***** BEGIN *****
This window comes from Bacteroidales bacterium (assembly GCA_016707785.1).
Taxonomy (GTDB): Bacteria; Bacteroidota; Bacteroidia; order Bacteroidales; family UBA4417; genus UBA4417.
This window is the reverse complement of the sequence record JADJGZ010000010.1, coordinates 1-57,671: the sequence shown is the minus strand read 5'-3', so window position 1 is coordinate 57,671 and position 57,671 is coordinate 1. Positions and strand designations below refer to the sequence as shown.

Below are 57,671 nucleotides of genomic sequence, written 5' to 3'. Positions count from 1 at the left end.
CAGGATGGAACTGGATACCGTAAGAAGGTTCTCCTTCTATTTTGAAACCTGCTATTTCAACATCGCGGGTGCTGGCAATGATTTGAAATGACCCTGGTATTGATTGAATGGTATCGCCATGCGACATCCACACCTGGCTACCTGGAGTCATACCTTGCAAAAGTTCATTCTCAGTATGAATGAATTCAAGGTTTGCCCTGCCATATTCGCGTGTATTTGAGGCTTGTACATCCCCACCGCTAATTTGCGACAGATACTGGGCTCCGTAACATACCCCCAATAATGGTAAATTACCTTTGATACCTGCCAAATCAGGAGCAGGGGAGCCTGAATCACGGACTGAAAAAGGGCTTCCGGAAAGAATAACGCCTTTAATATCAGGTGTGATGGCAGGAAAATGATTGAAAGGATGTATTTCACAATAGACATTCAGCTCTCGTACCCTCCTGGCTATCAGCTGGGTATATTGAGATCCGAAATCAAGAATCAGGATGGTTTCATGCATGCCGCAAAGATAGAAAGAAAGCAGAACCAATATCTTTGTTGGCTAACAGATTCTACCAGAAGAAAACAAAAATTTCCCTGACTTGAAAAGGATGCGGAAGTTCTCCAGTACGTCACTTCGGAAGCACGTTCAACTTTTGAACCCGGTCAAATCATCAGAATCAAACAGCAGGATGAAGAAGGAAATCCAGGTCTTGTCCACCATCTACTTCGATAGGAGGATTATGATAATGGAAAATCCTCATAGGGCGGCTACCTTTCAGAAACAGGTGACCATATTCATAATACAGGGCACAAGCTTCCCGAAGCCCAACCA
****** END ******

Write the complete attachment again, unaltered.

This window comes from Bacteroidales bacterium (assembly GCA_016707785.1).
Taxonomy (GTDB): Bacteria; Bacteroidota; Bacteroidia; order Bacteroidales; family UBA4417; genus UBA4417.
This window is the reverse complement of the sequence record JADJGZ010000010.1, coordinates 1-57,671: the sequence shown is the minus strand read 5'-3', so window position 1 is coordinate 57,671 and position 57,671 is coordinate 1. Positions and strand designations below refer to the sequence as shown.

Below are 57,671 nucleotides of genomic sequence, written 5' to 3'. Positions count from 1 at the left end.
CAGGATGGAACTGGATACCGTAAGAAGGTTCTCCTTCTATTTTGAAACCTGCTATTTCAACATCGCGGGTGCTGGCAATGATTTGAAATGACCCTGGTATTGATTGAATGGTATCGCCATGCGACATCCACACCTGGCTACCTGGAGTCATACCTTGCAAAAGTTCATTCTCAGTATGAATGAATTCAAGGTTTGCCCTGCCATATTCGCGTGTATTTGAGGCTTGTACATCCCCACCGCTAATTTGCGACAGATACTGGGCTCCGTAACATACCCCCAATAATGGTAAATTACCTTTGATACCTGCCAAATCAGGAGCAGGGGAGCCTGAATCACGGACTGAAAAAGGGCTTCCGGAAAGAATAACGCCTTTAATATCAGGTGTGATGGCAGGAAAATGATTGAAAGGATGTATTTCACAATAGACATTCAGCTCTCGTACCCTCCTGGCTATCAGCTGGGTATATTGAGATCCGAAATCAAGAATCAGGATGGTTTCATGCATGCCGCAAAGATAGAAAGAAAGCAGAACCAATATCTTTGTTGGCTAACAGATTCTACCAGAAGAAAACAAAAATTTCCCTGACTTGAAAAGGATGCGGAAGTTCTCCAGTACGTCACTTCGGAAGCACGTTCAACTTTTGAACCCGGTCAAATCATCAGAATCAAACAGCAGGATGAAGAAGGAAATCCAGGTCTTGTCCACCATCTACTTCGATAGGAGGATTATGATAATGGAAAATCCTCATAGGGCGGCTACCTTTCAGAAACAGGTGACCATATTCATAATACAGGGCACAAGCTTCCCGAAGCCCAACCA